Although previous reports have shown deleterious effects of human apoE4 expression on learning and memory in different genetically modified mouse models, the current study is the first to examine of the effects of apoE status on cognitive performance in a mouse line expressing the nonmutated form of human APP characteristic of most cases of late-onset AD. In vitro studies have shown that apoE binds to Aβ in an isoform-specific manner (Strittmater et al. 1993) and that it influences Aβ fibrillization (Wisniewski et al. 1994), while in vivo studies have shown that apoE colocalizes with Aβ deposits in the brains of demented patients (Namba et al. 1991) and that an increased gene dose of the ε4 allele correlates with increased number of Aβ-containing senile plaques (Rebeck et al. 1993). Additionally, numerous animal studies have shown that apoE is an important cofactor in amyloid-related neuropathology and support the hypothesis that apoE's ability to affect the structure and clearance of Aβ underlies its role as the main genetic risk factor for late-onset AD (Brendza et al. 2002). Given the many complex interactions between apoE and Aβ, the identification of a mouse model in which isoform-specific effects of h-apoE on cognitive function occur against a backdrop of genomic h-APP expression should prove valuable toward efforts in clarifying how apoE status mediates susceptibility to cognitive decline.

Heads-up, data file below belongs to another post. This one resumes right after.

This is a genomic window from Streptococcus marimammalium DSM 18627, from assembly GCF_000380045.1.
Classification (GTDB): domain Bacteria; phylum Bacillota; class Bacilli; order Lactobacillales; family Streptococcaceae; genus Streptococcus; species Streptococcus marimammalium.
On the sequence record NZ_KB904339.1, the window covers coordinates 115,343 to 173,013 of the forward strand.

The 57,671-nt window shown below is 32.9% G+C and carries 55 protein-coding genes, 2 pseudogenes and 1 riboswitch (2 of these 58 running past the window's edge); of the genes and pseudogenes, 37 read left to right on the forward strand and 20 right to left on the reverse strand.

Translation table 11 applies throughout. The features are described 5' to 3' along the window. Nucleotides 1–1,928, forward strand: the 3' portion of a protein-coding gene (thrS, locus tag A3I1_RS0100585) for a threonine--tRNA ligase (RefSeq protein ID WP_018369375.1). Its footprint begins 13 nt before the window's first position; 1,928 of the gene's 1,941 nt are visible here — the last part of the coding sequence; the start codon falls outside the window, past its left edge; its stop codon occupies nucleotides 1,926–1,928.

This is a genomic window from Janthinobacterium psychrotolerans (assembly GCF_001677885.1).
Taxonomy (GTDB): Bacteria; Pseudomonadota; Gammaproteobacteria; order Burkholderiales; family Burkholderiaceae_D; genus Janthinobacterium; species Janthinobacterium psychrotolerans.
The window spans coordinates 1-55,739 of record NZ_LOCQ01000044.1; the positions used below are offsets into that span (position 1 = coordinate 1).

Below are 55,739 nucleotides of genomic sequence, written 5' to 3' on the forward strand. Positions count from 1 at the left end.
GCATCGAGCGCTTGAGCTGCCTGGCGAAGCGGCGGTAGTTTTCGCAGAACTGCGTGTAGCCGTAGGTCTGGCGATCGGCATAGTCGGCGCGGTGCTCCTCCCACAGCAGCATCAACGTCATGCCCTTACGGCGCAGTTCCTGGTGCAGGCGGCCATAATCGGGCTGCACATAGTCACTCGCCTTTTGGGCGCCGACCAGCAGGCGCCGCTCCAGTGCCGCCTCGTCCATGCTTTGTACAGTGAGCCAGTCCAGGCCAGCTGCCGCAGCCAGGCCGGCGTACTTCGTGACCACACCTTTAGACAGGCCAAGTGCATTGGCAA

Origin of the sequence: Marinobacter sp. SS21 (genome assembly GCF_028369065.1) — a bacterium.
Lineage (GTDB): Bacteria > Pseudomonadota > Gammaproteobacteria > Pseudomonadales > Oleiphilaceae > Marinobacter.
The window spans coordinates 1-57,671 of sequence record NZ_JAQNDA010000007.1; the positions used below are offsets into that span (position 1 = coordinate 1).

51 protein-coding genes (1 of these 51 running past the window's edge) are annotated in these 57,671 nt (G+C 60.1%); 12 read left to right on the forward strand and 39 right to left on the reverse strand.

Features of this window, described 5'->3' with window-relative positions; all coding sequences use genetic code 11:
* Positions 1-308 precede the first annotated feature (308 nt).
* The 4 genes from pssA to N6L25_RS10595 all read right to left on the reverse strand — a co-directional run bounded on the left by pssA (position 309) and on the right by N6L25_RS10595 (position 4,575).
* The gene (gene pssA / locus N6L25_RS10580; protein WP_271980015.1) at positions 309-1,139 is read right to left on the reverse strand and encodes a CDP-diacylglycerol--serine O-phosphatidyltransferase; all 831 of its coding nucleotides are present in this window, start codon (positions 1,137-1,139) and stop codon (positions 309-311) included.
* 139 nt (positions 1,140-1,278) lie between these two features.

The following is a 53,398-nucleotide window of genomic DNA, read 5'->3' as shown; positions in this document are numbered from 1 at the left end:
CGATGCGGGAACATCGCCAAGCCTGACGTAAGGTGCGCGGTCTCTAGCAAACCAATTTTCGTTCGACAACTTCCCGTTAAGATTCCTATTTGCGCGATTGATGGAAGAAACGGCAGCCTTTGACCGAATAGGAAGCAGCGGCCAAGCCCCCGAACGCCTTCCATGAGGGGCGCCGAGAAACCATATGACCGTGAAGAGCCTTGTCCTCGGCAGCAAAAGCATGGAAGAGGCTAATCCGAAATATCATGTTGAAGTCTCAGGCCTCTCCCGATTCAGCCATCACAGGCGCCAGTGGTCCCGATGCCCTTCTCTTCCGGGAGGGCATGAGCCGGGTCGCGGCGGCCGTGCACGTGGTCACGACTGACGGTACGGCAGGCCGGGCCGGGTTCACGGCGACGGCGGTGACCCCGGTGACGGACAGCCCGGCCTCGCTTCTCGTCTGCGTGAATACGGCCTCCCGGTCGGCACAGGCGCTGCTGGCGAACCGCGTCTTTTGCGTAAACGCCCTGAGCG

In summary, we report here on the phenotypic characterization of novel transgenic mouse lines and provide evidence that the apoE4 genotype is associated with a generalized reduction in locomotor activity, and subtle impairments in spatial recognition, contextual fear memory, and attentional processing when compared with animals expressing human apoE3. Interestingly, these effects appear comparable in many ways to the moderate deficits previously reported in human apoE4 carriers on neuropsychological test measures. Whereas previous studies using other transgenic mice have pointed to the importance of both age and gender in influencing the apoE4-related cognitive decline (Bour et al. 2008; Grootendorst et al. 2005; Raber et al. 1998; van Meer et al. 2007), it is important to note that our present study was not designed to investigate age- and gender-dependent effects of apoE on behavior. Therefore, further study is necessary to clarify the contributions of these factors to the behavioral phenotype observed in our current mouse model. Preliminary findings from our laboratory do, however, suggest that cognitive impairments in ‘poE4’ vs. ‘apoE3’ mice are more pronounced in females than in males (Kornecook et al. 2008). While future experiments should also address the neuropathological mechanisms underlying the behavioral changes, our data support the notion that APP-Yac/apoE4-TR mice represent an excellent model for facilitating our understanding of apoE's effects on both normal and diseased brain functioning.